It's hardly unique as the British Library in London, The National Library of Scotland and the Welsh and Northern Irish equivalents and probably their equivalents in the rest of Europe have the same requirements.
 

Black Dog

Ad Honorem
Mar 2008
9,990
Damned England
#27
Edward I was what the barons etc expected of a king: he liked war, he'd spent most of his life fighting. Yes, the kind of megalomania usual in kings infected him- but let's not forget some pretty important facts:

Edward was asked to arbitrate in the Bruce/Balliol dispute for the Scottish throne. It was quite normal to ask another monarch to arbitrate and even pass judgement. From what we know, it seems that this was a dispute which couldn't have an outcome that everyone liked,: opinion in Scotland was so polarised. It was plain that when Edward I judged that Balliol should be king, he'd have to lend military aid to enforce his judgement and to prop up Balliol. Edward was not the kind of man to endure opposition, and he was, by rights, Balliol's overlord, as Scottish kings had been for a long time. When what was essentially a civil war broke out, he had little option.

However, both Wales and Scotland had one pretty serious threat which made their invasion by England inevitable, sooner or later: the fact that they could be used as a beachhead by a more powerful invading army, such as the French. Indeed, most Scottish insurrections after the conquest of Scotland and many Welsh and indeed Irish revolts were either paid for by France, or they also got military support- the "Auld Alliance", as it was styled in Scotland. This wasn't because of any love for the Celtic peoples on behalf of France, just a realisation that they had their uses and were better situated for military action. Owain Glyndwr was promised French support in several battles in South Wales; and it was often said that "England's weakness is Scotland's opportunity", as exemplified by Edward II.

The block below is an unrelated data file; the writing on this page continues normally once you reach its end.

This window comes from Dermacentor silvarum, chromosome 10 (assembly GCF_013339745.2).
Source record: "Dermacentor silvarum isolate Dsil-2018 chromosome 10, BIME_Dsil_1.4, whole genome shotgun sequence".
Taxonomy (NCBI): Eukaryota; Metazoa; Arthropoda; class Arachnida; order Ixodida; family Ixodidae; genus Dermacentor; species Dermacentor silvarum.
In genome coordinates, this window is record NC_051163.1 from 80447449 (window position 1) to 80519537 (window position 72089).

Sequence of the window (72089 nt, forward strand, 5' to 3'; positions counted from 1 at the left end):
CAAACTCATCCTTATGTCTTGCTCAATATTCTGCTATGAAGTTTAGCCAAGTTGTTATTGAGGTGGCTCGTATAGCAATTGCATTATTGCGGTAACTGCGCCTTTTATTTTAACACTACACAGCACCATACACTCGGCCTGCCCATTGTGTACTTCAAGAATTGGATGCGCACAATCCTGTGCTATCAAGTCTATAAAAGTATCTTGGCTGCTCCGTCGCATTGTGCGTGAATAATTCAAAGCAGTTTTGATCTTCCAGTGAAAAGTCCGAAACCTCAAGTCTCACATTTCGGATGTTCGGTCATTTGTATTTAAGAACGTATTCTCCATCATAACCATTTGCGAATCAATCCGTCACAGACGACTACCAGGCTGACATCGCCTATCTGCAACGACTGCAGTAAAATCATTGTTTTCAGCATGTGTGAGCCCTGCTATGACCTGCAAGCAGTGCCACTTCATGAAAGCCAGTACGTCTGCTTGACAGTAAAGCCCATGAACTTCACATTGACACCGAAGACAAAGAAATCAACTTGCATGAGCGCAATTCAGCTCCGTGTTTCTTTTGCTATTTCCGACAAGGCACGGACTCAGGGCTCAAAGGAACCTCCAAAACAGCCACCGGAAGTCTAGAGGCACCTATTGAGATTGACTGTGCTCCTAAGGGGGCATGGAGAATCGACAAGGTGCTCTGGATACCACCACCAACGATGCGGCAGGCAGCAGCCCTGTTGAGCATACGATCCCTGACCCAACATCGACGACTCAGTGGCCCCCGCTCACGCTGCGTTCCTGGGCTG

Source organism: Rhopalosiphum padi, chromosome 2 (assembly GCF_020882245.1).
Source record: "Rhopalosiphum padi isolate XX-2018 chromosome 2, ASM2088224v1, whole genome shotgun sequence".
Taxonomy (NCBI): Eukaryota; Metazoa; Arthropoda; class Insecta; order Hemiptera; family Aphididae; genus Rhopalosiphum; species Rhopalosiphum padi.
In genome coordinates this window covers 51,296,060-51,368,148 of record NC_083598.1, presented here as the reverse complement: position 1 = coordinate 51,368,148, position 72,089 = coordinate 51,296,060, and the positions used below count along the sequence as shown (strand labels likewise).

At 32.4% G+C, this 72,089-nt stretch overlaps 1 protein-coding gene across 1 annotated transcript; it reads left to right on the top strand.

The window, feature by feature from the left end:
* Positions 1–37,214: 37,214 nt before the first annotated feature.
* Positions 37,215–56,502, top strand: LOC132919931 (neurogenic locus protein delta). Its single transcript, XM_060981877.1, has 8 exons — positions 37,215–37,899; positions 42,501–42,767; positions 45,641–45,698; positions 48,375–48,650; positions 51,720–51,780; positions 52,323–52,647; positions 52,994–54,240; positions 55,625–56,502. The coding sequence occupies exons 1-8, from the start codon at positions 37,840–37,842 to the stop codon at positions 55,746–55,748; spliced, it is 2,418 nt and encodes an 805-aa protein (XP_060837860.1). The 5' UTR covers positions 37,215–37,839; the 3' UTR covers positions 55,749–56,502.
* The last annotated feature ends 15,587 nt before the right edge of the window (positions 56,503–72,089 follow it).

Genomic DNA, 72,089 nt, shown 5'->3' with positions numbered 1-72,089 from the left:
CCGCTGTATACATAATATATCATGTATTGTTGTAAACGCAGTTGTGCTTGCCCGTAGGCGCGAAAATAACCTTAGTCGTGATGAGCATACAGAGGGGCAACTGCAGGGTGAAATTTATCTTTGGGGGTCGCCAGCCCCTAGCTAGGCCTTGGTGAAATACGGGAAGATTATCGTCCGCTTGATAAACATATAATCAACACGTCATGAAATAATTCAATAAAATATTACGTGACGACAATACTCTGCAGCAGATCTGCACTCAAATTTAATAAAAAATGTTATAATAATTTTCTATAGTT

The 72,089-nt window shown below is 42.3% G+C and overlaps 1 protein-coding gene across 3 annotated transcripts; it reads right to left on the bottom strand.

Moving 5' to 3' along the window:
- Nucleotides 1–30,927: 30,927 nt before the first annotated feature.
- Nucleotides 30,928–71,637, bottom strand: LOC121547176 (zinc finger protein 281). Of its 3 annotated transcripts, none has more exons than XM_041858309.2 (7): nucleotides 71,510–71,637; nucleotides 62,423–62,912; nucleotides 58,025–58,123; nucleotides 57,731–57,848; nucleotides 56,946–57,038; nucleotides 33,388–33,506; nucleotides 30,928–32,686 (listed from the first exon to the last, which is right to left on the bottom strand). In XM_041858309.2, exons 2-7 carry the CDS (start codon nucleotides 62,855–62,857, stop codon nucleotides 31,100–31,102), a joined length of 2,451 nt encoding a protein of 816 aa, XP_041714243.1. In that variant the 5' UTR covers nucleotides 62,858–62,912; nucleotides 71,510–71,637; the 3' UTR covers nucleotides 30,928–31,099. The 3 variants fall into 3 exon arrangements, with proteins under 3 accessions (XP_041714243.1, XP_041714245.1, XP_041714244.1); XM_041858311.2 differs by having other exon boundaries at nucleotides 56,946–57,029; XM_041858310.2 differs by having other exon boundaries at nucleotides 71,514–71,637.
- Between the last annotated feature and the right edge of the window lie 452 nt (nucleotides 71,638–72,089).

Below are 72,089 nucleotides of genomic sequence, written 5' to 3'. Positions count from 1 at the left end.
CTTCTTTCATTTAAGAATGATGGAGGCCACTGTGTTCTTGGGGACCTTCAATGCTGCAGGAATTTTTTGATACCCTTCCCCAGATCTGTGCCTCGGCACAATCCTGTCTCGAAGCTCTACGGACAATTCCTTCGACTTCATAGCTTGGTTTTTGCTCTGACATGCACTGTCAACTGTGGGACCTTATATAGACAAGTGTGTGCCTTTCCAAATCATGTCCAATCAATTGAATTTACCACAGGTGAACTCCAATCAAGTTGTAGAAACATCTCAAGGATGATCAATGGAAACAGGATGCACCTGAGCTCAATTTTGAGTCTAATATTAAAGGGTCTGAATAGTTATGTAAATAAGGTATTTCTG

Sometimes, though, History is made by quirks of personality, such as Edward's bellicose nature, and his desire to codify and tidy things up once and for all, for let us not forget that Edward was not just a conquerer and warrior, he also codified English law. Militarily, neither Wales nor Scotland were such a terrible threat, and this is exemplified by Edward's castles in Wales- such a huge expense merely to subdue a population which probably only numbered in hundreds of thousands. Llewelyn Ap Gruffydd almost pushed his subjects too far, attempting to raise taxes to arm his small army to the same standard as the English, whilst Glyndwr's only crime, initially, was that he was stitched up by his neighbour. Until then, he was, to all intents and purposes, a Knight in the service of the English king. Most of this can be put down to Angevin bad temper!
 
Feb 2008
275
Cincinnati
#28
It's hardly unique as the British Library in London, The National Library of Scotland and the Welsh and Northern Irish equivalents and probably their equivalents in the rest of Europe have the same requirements.
Hey Chookie,

I just meant it is the only such library in the United States. From what Invader Zim said, there are several libraries in Wales that obtain a copy of every book published there, but as far as I know the Library of Congress is the only US library that does the same.
 
#29
Hey Chookie,

I just meant it is the only such library in the United States. From what Invader Zim said, there are several libraries in Wales that obtain a copy of every book published there, but as far as I know the Library of Congress is the only US library that does the same.
To clarify, not libraries in Wales. Wales has only one deposit library, the National Library of Wales, there are however five other deposit libraries in the United Kingdom.